The Philadelphia 76ers landed a potentially franchise-altering star in Tyrese Maxey in the 2020 draft. Even more impressive, the Sixers unearthed Maxey late in the first round, a diamond in the rough finding after whiffing on so many lottery picks.
But Maxey’s meteoric rise wasn’t always expected. In fact, this time last year, he was more of a bench-unit sparkplug, someone who could energize off the bench with an electric display of offensive.
But after Ben Simmons left a 6’11-sized hole in the roster, the former Kentucky Wildcat gladly stepped up. And Maxey’s become so critical to the team and beloved by fans, that it became a legitimate debate whether he was worth surrendering when Kevin Durant expressed an interest in coming to Philadelphia.
And recently, Maxey was compared to another young talent whose name was also thrown around in trade rumors this summer: Knicks guard Immanuel Quickly. Jordanna Clark of Daily Knicks explained why the two former Kentucky teammates resemble one another.
“Quickley, who’s entering his third season in the NBA, has often been compared to Tyrese Maxey, his teammate at Kentucky,” wrote Clark. “Maxey was the No. 21 pick in the 2020 NBA Draft and Quickley was the No. 25 pick. The similarities don’t end there, as both players went to teams in the Atlantic Division.
“What’s the main difference between the two players? The amount of time that they spent on the court. Maxey averaged 35.3 minutes per game and Quickley averaged 23.1. A fair argument would be that if Quickley were in Philadelphia, he’d be putting up numbers similar to Maxey’s.”
It’s absolutely true that Maxey earned more time than Quickly last season. But a closer look under the hood reveals a few flaws in that comparison.
Tyrese Maxey is a More Efficient Player than Immanuel Quickly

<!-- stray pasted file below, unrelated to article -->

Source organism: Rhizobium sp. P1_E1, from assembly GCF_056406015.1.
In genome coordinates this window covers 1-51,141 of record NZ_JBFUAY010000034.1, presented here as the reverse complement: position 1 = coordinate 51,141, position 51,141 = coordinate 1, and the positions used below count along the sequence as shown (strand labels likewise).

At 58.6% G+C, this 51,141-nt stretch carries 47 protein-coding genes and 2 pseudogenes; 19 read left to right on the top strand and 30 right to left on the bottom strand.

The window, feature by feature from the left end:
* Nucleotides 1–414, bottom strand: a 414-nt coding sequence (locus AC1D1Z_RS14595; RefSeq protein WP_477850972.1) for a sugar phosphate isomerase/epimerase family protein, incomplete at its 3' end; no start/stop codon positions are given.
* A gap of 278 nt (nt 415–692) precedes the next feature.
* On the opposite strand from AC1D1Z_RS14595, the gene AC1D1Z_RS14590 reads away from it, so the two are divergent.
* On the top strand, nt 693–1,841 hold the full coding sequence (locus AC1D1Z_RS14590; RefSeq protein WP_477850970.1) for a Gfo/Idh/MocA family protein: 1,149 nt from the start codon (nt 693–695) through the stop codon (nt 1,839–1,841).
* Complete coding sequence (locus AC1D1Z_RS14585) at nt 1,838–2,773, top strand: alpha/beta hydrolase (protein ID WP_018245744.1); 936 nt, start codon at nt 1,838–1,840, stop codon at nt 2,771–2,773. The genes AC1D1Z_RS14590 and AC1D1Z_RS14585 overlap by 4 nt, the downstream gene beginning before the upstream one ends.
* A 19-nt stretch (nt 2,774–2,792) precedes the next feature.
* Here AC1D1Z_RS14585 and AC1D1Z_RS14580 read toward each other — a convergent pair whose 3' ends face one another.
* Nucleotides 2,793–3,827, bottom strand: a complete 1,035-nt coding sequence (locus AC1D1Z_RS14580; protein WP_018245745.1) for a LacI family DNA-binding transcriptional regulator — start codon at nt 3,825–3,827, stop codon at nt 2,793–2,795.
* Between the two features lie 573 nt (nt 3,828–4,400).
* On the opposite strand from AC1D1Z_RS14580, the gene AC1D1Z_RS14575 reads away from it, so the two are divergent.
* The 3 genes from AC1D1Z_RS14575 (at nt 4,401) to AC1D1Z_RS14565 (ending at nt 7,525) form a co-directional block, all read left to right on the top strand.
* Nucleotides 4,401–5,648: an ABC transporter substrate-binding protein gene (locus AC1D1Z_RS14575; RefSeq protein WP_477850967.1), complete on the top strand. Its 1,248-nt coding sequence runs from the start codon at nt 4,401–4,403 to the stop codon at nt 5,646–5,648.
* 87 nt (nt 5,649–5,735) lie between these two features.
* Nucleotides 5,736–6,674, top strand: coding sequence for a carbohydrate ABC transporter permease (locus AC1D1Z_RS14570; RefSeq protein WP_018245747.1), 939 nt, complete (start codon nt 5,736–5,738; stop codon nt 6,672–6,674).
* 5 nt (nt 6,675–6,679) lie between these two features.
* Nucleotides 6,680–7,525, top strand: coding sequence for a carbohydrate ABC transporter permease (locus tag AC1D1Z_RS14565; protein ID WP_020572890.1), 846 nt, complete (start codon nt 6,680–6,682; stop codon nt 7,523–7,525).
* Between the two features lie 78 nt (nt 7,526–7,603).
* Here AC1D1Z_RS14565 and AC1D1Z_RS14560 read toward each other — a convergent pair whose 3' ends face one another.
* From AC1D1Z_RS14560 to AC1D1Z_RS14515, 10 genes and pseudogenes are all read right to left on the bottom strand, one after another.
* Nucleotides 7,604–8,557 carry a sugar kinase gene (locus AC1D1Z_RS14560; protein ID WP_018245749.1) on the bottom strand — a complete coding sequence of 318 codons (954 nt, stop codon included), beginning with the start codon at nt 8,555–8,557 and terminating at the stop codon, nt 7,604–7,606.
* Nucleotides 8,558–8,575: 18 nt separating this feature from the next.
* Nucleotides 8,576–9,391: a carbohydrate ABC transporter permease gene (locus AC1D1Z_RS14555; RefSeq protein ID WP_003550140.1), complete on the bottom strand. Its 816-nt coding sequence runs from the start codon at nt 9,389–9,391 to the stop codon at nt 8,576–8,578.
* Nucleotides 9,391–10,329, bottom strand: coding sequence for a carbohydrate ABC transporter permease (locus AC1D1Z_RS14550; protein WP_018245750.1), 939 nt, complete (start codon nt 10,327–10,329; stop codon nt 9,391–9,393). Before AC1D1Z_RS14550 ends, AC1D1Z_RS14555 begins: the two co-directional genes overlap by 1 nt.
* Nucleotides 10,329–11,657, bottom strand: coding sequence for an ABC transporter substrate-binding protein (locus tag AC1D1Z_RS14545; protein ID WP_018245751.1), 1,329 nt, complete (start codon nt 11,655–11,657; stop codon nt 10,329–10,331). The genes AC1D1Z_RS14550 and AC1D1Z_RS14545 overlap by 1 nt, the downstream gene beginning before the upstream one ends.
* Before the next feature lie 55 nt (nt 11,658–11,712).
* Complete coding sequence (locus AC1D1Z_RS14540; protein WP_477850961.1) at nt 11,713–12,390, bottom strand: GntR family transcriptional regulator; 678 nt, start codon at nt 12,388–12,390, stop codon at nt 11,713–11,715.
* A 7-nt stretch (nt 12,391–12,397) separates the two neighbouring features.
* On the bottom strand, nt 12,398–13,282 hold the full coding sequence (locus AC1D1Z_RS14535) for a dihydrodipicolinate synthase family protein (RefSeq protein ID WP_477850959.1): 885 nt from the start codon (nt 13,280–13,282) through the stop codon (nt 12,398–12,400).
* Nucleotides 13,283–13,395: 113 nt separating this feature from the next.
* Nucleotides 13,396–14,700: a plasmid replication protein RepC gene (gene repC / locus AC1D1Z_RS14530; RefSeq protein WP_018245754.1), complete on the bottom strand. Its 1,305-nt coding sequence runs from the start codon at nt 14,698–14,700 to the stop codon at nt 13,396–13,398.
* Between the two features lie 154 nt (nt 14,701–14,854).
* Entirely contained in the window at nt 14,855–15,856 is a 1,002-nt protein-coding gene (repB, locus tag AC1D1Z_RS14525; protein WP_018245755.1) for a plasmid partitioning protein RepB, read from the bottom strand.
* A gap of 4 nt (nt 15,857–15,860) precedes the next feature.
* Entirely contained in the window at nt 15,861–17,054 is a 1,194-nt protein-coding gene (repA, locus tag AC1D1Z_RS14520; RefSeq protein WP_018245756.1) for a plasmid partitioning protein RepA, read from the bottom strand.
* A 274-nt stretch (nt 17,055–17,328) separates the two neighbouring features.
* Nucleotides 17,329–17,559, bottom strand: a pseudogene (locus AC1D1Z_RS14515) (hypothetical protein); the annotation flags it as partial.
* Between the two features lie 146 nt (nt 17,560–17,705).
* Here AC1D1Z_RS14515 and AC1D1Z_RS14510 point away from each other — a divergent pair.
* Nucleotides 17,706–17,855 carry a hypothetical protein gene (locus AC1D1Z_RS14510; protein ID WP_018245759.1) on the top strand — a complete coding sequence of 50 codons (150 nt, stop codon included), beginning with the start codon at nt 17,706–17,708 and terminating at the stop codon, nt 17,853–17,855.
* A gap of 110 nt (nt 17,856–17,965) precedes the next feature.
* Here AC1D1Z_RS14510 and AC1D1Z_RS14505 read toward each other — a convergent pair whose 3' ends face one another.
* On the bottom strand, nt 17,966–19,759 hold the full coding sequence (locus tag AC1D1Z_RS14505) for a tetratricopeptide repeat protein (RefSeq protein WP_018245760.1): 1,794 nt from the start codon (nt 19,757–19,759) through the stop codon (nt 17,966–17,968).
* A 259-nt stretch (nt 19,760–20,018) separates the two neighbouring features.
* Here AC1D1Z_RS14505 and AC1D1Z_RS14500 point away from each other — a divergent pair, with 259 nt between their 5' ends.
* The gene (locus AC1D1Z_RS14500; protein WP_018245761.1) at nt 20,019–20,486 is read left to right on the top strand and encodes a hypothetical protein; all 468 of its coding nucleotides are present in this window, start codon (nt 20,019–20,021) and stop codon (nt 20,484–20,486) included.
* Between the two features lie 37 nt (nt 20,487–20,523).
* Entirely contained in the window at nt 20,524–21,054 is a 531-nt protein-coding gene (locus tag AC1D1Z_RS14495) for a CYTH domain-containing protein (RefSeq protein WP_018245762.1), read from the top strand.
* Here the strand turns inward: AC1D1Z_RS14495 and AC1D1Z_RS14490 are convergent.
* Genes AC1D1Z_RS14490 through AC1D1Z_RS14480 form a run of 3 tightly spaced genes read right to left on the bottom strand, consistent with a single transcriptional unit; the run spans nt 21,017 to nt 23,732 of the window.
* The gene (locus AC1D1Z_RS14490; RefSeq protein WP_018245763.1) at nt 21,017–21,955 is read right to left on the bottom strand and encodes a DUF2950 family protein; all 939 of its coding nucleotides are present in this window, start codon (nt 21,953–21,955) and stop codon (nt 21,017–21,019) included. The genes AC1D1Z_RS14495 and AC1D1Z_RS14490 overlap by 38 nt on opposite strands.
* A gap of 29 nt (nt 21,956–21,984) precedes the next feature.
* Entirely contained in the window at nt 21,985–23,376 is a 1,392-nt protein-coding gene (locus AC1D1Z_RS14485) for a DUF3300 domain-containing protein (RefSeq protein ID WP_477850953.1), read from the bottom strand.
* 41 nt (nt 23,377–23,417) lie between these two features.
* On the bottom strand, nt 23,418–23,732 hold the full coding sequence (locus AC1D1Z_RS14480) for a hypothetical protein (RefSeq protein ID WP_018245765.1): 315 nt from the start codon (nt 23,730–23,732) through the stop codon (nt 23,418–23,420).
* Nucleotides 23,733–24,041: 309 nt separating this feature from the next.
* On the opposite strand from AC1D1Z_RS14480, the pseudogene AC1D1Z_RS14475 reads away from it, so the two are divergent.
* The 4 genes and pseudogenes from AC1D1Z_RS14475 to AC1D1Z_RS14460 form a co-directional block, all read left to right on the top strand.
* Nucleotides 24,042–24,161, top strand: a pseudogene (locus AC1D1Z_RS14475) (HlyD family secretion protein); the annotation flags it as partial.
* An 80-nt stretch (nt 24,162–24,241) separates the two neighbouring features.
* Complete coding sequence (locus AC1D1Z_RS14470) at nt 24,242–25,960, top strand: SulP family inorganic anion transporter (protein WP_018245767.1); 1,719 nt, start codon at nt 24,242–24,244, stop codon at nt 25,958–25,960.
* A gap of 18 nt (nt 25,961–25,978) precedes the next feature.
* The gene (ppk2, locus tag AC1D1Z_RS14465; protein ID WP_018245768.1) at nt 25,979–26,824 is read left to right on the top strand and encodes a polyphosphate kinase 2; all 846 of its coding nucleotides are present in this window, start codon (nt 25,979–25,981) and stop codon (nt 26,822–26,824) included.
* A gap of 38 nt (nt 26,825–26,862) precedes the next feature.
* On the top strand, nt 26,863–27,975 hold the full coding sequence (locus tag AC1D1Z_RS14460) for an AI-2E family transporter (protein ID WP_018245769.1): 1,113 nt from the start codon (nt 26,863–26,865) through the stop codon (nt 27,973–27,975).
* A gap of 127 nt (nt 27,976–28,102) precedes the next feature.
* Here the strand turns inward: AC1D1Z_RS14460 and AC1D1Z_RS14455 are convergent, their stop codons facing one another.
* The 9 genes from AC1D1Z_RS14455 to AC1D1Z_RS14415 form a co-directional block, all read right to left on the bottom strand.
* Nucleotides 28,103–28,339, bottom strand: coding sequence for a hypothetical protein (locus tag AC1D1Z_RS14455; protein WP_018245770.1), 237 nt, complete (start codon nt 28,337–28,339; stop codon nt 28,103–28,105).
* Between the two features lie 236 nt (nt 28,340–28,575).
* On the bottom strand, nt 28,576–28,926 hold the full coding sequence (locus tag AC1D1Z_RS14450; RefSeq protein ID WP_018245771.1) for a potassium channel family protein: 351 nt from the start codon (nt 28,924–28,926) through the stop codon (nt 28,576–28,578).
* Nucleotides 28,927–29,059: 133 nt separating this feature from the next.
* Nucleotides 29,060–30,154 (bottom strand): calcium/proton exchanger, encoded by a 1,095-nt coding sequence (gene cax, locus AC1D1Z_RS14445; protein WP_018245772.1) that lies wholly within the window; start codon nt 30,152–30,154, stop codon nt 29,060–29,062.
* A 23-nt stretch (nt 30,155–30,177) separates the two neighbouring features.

If the biggest difference between Maxey and Quickly is playing time, let’s go down to each player’s per 36 numbers. Per 36 is a stat that captures a player’s performance in any given 36 minutes of action.
Comparing the two players on a per 36-minute basis, it’s clear that Maxey has the upper hand in terms of efficiency. Maxey connected on 39.5% of threes versus Quickley’s 36.5%. Further, Maxey netted 47.8% of his field goals last season, compared to Quickley’s 39.3%. Quickley’s per-36-point total might be slightly higher (19.1 versus Maxey’s 18.1), but it also came on over 21 shots versus Maxey’s 19.4.
Maxey has also shown that he can be a real asset in the playoffs, while Quickley has fallen flat. Maxey has an 18.3 playoff per-36 points average compared to Quickley’s 13.6. Further, Quickley’s playoff deficit comes despite putting up 1.5 more shots than Maxey per 36 playoff minutes.
Quickly did average a higher number of assists (4.4 versus 4.8) and rebounds (4.5 versus 3.5), but hey, what can you do when Joel Embiid is gobbling up boards and James Harden is dishing out 10-plus helps per night?
The truth is, the two players share many similarities. In fact, Quickley might be destined for a Maxey-esque jump next season. But the New York Knick needs to develop a more efficient game in order to justify more minutes in Tom Thibodeau’s system. At this point, it’s a little more than just time that’s separating Maxey and Quickley.
Maxey Destined to Make His First All-Star Game Next Season
Here’s one more difference between the two guards: Maxey was pegged to make his first All-Star game recently, while Quickley was not. It’s a sign that Quickley is still at least a year away from Maxey’s production level.
And what about Maxey’s rising stardom? “Maxey has an unrelenting work ethic, and if he continues to develop there will likely be several All-Star selections in his future,” wrote Michael Kaskey-Blomain for CBS Sports on September 3.
Is it feasible for the Sixers to have three All-Stars next season? It would require Embiid staying in form and James Harden proving his doubters wrong by putting in a vintage performance. But if the Sixers do send three to the midseason festival, they would be joining an elite company. Last season, the Golden State Warriors sported three All-Stars. A few months later, they were hoisting the Larry O’Brien Trophy.